The Hebrew Hammer Can’t Stand Paris

In 2003 he made another of his own films, co-writing and directing the indie feature I Love Your Work, about a meltdown of a movie star (played by Giovanni Ribisi) done in by the strain of bright lights and nonstop attention. “It took some very superficial experiences that I had and blew them out of proportion,” Mr. Goldberg said, who added, “I’m not that famous. I think if I was really famous it would be really, really difficult for me.” A couple of nights earlier, he said, a large and drunk Irishman approached him in a bar to say “‘Saving Private Ryan is fucking shite.’”

“I normally have a pretty short fuse but he really, really outsized me by quite a lot, so I just gave him a thumbs up,” said Mr. Goldberg. “And then he said, ‘I was paid 20 bucks to do that. You’re magic,’ and then he walked away. That sort of thing makes me incredibly uncomfortable and it’s frightening on that level. But for the most part it’s just dealing with some stares and friendly people who want to tell you that they like what you do. Which, I think, anyone would be crazy to deny is one of the reasons that people get into the entertainment industry—to have some part of themselves sort of nourished by the accolades of other people.”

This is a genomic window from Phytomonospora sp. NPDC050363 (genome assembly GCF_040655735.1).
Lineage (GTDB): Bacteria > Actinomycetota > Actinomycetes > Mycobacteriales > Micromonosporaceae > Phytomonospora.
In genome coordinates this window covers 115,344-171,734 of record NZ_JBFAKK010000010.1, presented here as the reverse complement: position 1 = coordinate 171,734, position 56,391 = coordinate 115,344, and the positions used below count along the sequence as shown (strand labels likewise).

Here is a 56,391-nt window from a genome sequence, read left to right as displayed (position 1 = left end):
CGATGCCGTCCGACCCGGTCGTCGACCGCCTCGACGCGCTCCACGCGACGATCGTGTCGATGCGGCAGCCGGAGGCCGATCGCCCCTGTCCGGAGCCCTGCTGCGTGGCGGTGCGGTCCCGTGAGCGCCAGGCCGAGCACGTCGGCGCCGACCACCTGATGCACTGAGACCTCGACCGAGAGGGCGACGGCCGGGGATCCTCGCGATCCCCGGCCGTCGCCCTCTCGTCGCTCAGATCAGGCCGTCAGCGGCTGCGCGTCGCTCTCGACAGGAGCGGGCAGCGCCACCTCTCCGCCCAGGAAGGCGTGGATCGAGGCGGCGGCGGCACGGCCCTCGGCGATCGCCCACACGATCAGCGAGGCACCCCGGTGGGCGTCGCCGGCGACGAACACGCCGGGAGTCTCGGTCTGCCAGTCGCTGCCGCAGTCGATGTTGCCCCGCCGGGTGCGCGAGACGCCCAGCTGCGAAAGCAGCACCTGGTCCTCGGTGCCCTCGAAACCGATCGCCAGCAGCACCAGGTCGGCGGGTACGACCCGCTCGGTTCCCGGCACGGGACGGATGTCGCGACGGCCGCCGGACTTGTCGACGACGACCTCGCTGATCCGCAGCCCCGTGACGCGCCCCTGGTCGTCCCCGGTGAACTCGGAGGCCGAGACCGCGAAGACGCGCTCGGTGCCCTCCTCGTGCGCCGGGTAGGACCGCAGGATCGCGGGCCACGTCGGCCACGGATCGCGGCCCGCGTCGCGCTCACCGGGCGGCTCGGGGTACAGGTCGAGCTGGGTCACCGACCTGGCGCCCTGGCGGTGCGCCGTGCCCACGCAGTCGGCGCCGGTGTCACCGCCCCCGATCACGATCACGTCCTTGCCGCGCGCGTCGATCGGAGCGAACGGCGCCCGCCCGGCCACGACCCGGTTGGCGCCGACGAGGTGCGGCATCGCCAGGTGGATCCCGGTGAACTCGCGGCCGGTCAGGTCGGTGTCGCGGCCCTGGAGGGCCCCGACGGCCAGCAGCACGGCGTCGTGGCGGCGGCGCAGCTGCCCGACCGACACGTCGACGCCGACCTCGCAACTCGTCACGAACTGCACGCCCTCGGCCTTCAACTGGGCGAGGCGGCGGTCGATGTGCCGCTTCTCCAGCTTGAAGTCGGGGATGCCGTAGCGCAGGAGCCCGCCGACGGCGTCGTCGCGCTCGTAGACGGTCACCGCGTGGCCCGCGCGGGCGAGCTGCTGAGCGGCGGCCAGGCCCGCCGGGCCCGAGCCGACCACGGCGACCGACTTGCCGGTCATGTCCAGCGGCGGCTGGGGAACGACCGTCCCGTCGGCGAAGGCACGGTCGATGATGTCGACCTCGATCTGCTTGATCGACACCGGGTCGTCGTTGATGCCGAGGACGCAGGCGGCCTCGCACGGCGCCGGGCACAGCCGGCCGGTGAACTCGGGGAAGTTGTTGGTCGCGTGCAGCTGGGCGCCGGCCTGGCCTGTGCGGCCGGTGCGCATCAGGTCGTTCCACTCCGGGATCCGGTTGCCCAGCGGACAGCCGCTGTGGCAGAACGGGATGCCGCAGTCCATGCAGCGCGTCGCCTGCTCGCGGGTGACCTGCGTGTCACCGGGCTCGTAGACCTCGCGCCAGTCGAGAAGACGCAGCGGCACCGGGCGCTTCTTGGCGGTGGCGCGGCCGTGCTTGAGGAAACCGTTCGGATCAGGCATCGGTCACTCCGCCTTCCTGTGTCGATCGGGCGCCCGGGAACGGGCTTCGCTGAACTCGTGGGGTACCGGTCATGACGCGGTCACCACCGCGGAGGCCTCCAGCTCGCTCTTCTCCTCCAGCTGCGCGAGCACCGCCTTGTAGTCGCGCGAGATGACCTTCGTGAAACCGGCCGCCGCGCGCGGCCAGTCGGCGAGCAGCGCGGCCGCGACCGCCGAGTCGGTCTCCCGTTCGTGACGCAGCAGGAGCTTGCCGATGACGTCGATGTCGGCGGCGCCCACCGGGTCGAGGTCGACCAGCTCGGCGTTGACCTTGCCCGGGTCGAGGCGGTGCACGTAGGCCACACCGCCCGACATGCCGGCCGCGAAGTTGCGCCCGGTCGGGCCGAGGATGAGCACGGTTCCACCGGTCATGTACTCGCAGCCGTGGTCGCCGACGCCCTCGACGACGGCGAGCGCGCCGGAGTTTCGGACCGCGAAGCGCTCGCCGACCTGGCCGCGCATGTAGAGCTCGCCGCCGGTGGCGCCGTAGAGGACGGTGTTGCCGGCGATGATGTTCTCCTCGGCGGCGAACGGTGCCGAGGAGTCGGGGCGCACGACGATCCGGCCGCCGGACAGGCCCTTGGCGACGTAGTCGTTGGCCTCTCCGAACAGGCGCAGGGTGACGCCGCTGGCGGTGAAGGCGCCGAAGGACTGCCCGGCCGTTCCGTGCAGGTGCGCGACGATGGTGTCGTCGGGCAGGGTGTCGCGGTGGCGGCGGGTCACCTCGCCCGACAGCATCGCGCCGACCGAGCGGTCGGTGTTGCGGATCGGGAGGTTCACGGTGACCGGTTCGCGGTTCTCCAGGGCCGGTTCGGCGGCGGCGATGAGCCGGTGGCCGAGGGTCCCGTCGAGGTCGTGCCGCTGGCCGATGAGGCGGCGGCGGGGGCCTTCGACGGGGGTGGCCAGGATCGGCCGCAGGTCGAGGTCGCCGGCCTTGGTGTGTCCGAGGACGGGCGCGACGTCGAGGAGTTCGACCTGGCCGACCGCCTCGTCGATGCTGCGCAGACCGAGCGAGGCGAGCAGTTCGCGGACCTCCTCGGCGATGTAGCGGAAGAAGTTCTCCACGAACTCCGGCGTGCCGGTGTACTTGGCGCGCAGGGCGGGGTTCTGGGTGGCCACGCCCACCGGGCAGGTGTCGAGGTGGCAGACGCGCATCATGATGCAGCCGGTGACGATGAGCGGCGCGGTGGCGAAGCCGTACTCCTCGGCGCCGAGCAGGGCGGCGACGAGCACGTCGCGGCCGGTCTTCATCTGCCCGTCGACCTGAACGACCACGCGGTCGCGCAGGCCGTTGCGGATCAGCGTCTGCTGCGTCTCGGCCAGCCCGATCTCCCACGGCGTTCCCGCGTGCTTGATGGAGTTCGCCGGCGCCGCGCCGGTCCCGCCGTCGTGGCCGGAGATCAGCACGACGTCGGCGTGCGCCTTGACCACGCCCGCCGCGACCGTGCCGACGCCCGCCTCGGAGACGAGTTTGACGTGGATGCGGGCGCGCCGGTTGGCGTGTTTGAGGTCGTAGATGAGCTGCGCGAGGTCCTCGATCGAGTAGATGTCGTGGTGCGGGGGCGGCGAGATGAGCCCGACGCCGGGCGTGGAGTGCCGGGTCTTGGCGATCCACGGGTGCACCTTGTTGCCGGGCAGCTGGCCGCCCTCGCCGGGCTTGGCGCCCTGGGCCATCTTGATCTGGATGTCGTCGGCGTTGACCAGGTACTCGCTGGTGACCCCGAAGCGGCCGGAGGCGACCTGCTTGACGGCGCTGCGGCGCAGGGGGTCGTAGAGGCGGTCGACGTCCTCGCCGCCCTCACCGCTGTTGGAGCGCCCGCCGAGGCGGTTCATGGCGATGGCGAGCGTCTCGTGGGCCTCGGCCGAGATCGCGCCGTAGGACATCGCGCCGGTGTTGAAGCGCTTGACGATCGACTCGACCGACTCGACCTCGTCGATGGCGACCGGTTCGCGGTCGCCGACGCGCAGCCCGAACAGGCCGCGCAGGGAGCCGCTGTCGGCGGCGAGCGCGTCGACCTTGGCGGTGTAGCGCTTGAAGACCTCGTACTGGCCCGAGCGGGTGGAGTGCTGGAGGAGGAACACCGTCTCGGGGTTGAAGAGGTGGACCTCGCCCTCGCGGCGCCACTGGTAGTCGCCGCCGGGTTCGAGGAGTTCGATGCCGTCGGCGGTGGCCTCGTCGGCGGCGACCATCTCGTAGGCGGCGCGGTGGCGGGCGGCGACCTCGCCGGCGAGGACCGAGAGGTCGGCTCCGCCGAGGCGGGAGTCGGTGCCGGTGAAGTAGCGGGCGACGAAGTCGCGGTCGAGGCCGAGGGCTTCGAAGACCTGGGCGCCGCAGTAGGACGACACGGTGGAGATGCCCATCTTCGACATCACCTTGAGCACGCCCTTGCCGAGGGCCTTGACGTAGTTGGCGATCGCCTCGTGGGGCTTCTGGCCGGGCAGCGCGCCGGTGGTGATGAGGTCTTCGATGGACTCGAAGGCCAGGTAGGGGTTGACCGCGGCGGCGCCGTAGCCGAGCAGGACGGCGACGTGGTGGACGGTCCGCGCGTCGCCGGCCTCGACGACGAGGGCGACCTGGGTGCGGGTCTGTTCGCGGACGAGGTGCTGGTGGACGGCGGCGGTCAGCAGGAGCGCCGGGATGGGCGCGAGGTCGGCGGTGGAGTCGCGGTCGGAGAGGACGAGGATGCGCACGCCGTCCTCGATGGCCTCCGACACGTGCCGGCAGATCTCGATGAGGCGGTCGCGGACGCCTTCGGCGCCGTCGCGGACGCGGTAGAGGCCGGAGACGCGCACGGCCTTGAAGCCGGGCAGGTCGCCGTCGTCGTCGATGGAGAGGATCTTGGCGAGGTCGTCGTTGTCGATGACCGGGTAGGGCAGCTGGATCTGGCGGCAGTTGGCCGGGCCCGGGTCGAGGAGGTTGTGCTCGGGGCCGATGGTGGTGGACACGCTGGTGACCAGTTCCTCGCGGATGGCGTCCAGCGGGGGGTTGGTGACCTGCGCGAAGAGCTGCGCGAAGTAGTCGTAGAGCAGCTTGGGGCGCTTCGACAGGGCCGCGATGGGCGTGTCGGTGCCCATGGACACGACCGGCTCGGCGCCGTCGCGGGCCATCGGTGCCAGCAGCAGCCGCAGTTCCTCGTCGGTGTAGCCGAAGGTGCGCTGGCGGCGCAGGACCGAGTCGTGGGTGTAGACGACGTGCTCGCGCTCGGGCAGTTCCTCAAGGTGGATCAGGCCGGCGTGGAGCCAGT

As of now he has no immediate plans for another foray into writing and directing. “I don’t do it for the sake of doing it,” he said. “It really has to resonate for me—you devote such an enormous amount of time and energy to it.” He said he was currently weighing the pros and cons of attempting to direct someone else’s work. “It’s appealing on the level that it would be nice to exercise the directing muscle without it being quite so personal, which my other films have been. When I write, I’m already directing it [in my head] so by the time the script is done, in a sense it’s already directed.”

Mr. Goldberg currently lives a rather low-key existence in Los Angeles (though he’s been linked for many years with the talented and gamine actress Christina Ricci, he firmly refuses to discuss her). “Los Angeles is my home, ultimately. The traffic is incredibly infuriating but other than that you can live a fairly placid and reclusive existence. It’s sort of by design—you’re in your car, or your house—and you’re sort of isolated. I guess there’s a certain amount of desire for that on my part.”

“It’s funny,” he continued, “because when I first moved out of my mother’s house I kept trying to find these kind of New York-type apartments. I tried to create this faux New York existence in L.A.” After living here between 2000 and 2002, he said, he realized he truly was an Angeleno. “I’m glad I lived in New York and got to experience it. But I feel like there is sort of too much New York in me already. It’s almost redundant for me to actually live here.”